Non-motorcylists think that those of us who are crazy enough to put two wheels surrounded by metal filled with flammable liquids between our legs are speed freaks. And while there is no denying the thrill of acceleration that no car can hope to match, some days (like today) are all about a slow ride.
Slow ride. Take it easy.
Some days you need to take your time. Enjoy the smells, the sounds, the low clouds rolling in off the Gulf of Mexico as they lilt above you. Meditate on your joys, hopes, and fears, and then forget them all and just go. Clear head.
This has been a hard week, one of those weeks that choose you. You don’t have a say in the matter. But for the past few days, while trying to stave off the demons of anxiety and worry, I have held on tight to that 800 pound mass of metal, and to an ancient teaching about purity of heart.
“Blessed are the pure in heart, for they will see God.” (Matthew 5:8) Some more conservative Bible types than me would probably argue that Jesus is talking about a puritanical brand of morality here where everyone sits around drinking warm water, wearing polyester suits, and sitting in folding metal chairs. I have been in those settings. And trust me, they are no fun. I could never get into a religion of avoidance whose primary goal was to articulate how bad everything is.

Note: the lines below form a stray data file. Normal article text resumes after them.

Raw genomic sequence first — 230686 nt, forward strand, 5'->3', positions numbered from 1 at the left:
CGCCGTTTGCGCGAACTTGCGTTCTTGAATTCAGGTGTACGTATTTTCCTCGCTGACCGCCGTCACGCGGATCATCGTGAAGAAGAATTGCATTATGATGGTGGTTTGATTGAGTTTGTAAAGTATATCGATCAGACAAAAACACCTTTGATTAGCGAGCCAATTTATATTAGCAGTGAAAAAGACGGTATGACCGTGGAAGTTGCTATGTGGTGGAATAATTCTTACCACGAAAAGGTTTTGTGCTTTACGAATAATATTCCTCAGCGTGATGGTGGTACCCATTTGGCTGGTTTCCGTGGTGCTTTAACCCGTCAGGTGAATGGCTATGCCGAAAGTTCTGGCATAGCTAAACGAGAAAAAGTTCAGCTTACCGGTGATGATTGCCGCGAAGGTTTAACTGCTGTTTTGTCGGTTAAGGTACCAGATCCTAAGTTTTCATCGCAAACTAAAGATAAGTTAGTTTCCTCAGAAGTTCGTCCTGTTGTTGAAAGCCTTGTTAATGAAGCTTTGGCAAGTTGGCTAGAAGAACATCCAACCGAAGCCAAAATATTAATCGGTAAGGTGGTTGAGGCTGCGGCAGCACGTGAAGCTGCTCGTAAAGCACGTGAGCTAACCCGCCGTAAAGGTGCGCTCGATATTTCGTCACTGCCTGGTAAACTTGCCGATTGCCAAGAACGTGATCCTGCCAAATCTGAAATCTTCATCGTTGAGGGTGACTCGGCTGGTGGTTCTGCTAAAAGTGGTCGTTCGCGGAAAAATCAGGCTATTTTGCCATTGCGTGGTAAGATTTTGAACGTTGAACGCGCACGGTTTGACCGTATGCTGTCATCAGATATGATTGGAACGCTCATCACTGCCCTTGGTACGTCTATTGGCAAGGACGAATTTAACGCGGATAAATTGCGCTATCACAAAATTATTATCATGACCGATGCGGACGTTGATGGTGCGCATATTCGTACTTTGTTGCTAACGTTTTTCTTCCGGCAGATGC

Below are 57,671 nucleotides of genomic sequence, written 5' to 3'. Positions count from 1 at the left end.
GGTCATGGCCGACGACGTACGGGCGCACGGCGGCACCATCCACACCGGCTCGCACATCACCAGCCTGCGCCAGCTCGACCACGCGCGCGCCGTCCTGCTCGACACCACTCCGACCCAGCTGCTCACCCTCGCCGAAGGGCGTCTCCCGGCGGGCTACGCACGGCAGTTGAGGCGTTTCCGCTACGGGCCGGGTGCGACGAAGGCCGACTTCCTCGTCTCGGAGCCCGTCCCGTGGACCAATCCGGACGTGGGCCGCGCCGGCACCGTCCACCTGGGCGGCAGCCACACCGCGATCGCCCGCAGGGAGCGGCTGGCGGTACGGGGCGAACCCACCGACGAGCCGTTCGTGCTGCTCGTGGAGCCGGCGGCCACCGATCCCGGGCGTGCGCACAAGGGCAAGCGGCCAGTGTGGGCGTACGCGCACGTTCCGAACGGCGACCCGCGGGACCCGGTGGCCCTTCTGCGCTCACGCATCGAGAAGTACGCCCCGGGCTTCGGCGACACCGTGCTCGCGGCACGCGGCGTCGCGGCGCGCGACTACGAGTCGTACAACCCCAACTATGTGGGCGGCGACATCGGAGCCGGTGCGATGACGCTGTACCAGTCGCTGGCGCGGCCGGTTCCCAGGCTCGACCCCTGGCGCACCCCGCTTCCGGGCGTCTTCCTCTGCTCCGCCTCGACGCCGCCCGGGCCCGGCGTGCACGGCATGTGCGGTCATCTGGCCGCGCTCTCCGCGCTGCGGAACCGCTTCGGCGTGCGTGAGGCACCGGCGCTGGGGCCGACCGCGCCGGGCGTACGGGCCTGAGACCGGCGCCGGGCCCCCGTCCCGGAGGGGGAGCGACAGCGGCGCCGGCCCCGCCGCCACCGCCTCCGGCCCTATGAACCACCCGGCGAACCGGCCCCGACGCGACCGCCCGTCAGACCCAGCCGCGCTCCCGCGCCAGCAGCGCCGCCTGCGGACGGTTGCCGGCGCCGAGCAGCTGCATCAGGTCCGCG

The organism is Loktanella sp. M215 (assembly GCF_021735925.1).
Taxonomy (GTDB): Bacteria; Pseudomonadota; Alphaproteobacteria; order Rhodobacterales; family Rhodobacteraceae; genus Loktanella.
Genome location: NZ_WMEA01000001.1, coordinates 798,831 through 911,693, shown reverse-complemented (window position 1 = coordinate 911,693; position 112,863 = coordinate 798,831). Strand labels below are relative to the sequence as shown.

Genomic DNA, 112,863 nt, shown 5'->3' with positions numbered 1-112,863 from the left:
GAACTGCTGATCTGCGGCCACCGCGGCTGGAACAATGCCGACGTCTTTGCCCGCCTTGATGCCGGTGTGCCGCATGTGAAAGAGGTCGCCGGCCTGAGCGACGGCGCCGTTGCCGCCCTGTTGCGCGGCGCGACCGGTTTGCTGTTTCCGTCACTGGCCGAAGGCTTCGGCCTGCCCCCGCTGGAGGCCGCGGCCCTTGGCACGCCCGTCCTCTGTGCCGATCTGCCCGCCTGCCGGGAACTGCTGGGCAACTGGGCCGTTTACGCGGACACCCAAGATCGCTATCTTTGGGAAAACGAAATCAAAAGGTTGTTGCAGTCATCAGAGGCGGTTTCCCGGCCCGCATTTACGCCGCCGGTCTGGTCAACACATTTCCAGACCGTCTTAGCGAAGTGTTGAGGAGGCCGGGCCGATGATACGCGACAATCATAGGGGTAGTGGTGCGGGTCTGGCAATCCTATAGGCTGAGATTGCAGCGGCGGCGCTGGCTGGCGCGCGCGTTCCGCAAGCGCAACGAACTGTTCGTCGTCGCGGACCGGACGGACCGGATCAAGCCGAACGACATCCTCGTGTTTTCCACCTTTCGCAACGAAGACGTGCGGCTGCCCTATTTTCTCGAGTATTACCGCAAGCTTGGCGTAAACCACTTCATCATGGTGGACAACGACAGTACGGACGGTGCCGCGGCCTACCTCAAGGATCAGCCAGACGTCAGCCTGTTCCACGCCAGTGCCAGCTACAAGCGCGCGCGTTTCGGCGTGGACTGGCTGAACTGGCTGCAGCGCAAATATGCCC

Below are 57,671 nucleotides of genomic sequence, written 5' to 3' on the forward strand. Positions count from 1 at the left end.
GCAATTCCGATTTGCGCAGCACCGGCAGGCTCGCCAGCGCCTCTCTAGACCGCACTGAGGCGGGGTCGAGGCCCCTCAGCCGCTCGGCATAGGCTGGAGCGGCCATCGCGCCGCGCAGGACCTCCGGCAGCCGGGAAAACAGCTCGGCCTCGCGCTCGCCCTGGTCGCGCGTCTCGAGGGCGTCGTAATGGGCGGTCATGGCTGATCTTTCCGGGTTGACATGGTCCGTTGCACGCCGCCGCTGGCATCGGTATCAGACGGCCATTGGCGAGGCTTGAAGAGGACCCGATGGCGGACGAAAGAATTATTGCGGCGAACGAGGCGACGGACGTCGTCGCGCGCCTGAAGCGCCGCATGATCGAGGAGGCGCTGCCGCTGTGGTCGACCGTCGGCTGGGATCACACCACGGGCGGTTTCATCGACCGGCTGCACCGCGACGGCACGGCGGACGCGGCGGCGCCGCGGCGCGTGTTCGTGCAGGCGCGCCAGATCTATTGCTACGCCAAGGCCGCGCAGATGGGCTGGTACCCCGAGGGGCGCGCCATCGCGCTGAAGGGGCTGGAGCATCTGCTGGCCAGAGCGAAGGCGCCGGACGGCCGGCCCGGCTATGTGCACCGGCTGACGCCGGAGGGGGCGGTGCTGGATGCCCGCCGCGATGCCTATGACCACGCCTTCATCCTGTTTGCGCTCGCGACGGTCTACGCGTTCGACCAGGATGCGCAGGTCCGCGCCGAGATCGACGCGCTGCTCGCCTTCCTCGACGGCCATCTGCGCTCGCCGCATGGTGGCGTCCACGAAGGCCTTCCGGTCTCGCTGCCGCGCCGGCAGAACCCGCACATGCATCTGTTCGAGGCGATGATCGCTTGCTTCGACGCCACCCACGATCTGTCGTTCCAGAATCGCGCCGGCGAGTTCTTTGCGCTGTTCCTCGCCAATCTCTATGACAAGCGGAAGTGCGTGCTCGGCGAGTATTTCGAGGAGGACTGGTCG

No, I think “pure heart” means keeping it open to the possibilities that God is in more places than we think. It’s about maintaining the eyes of our childhood, eyes of wonder, belief in miracles, and the innocence of thinking God is always right around the corner. It’s about believing that God makes good on an ancient promise to always be with us, especially during those weeks when God’s silence is painfully overwhelming.